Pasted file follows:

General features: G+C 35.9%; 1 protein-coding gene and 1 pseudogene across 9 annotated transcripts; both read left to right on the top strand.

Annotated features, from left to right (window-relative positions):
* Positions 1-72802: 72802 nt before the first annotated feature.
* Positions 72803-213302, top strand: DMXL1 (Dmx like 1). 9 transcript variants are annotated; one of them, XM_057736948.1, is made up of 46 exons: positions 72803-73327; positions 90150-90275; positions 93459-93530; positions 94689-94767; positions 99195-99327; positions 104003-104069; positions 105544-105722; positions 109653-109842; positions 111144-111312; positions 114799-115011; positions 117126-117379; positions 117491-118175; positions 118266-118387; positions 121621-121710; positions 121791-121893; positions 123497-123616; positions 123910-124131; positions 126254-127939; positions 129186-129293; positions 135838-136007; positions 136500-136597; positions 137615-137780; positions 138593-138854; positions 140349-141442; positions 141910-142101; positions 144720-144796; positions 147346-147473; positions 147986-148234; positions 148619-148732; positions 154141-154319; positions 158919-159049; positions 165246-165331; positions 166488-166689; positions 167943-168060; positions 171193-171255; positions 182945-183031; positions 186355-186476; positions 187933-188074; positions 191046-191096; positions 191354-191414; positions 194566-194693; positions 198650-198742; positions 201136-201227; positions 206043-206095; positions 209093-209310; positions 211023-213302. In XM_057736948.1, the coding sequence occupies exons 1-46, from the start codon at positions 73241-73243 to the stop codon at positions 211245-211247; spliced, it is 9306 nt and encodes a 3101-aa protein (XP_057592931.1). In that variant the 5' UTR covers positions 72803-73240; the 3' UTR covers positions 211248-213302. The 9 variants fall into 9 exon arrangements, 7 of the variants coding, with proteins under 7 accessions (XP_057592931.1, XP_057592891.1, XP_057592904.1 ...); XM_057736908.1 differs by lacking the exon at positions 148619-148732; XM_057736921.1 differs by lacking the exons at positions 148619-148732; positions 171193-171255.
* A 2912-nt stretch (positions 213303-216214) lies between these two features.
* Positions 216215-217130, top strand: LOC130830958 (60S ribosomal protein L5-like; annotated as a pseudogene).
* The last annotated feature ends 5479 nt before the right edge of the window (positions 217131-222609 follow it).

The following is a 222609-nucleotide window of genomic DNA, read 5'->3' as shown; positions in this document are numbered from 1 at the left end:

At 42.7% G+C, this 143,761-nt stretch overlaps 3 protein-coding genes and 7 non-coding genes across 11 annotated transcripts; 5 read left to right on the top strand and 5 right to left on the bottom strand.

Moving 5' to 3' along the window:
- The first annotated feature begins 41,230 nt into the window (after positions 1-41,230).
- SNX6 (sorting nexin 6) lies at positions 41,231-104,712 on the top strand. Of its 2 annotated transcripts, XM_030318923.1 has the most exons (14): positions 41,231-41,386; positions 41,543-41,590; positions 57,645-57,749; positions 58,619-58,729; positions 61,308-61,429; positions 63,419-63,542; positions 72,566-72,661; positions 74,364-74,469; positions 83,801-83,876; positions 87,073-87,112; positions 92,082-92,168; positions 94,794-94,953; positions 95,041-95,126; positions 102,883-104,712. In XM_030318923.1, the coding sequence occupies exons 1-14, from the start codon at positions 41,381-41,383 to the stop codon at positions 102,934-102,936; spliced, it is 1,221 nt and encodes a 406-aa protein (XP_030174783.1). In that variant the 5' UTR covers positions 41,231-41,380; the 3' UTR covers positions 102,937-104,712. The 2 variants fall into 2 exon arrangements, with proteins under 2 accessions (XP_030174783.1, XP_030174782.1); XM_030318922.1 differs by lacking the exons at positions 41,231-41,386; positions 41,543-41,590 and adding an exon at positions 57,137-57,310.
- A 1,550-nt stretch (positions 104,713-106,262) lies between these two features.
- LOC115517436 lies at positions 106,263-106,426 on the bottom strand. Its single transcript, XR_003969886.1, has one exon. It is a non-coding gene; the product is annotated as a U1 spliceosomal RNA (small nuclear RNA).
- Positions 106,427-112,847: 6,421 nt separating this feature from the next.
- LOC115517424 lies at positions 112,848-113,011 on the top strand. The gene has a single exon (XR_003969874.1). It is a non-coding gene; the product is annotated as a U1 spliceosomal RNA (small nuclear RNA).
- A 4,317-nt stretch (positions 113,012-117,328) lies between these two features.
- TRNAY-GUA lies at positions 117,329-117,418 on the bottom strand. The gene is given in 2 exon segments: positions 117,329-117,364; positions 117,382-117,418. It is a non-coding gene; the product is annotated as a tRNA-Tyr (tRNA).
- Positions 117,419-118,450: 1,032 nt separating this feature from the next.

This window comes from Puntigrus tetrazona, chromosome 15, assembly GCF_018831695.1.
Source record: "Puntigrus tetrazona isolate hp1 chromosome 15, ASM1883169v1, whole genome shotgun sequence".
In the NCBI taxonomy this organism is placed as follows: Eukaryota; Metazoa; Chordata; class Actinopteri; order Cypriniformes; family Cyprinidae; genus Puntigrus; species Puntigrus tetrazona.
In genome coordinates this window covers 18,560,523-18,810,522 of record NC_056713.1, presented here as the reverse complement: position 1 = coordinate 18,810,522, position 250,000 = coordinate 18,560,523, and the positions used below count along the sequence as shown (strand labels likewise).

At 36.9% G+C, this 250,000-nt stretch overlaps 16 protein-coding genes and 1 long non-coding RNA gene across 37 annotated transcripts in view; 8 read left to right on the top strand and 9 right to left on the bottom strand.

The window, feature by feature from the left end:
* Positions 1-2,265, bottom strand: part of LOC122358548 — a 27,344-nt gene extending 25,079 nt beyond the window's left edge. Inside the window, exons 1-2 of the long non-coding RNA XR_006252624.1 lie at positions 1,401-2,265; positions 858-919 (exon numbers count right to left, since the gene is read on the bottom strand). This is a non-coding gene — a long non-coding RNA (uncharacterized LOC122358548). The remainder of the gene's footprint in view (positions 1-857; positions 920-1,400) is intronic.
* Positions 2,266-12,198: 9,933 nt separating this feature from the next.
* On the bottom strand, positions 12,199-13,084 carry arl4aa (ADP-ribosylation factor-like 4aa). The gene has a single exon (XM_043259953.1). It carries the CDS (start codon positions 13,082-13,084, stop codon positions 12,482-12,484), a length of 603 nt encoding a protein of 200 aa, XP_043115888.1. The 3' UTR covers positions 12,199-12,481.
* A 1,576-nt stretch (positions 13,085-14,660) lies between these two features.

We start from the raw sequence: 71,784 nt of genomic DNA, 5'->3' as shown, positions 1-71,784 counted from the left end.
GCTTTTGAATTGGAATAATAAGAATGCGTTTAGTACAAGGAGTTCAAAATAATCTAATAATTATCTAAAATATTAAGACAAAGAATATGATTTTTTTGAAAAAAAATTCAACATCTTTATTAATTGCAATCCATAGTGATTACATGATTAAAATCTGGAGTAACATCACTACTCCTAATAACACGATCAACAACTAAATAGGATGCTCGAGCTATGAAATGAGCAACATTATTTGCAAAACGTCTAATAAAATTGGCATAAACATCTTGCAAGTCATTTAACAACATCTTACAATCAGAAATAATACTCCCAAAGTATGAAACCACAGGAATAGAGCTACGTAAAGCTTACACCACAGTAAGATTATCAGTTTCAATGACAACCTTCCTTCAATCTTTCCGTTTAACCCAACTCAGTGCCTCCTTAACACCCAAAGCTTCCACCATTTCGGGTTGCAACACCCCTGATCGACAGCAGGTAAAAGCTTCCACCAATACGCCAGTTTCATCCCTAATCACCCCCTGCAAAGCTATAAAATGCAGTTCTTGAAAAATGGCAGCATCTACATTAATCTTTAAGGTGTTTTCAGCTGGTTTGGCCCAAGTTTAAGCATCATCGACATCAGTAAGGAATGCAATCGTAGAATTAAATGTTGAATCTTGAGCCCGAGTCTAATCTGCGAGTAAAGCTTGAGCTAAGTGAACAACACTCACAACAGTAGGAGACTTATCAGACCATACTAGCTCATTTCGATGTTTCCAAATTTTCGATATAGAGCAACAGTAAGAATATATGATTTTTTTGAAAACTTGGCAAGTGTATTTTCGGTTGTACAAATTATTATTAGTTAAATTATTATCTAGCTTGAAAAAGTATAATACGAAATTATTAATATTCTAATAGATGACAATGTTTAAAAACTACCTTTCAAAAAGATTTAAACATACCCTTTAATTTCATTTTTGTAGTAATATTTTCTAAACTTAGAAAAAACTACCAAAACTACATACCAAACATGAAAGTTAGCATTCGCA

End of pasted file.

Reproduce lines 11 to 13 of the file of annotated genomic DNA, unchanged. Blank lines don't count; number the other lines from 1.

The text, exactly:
- The first annotated feature begins 41,230 nt into the window (after positions 1-41,230).
- SNX6 (sorting nexin 6) lies at positions 41,231-104,712 on the top strand. Of its 2 annotated transcripts, XM_030318923.1 has the most exons (14): positions 41,231-41,386; positions 41,543-41,590; positions 57,645-57,749; positions 58,619-58,729; positions 61,308-61,429; positions 63,419-63,542; positions 72,566-72,661; positions 74,364-74,469; positions 83,801-83,876; positions 87,073-87,112; positions 92,082-92,168; positions 94,794-94,953; positions 95,041-95,126; positions 102,883-104,712. In XM_030318923.1, the coding sequence occupies exons 1-14, from the start codon at positions 41,381-41,383 to the stop codon at positions 102,934-102,936; spliced, it is 1,221 nt and encodes a 406-aa protein (XP_030174783.1). In that variant the 5' UTR covers positions 41,231-41,380; the 3' UTR covers positions 102,937-104,712. The 2 variants fall into 2 exon arrangements, with proteins under 2 accessions (XP_030174783.1, XP_030174782.1); XM_030318922.1 differs by lacking the exons at positions 41,231-41,386; positions 41,543-41,590 and adding an exon at positions 57,137-57,310.
- A 1,550-nt stretch (positions 104,713-106,262) lies between these two features.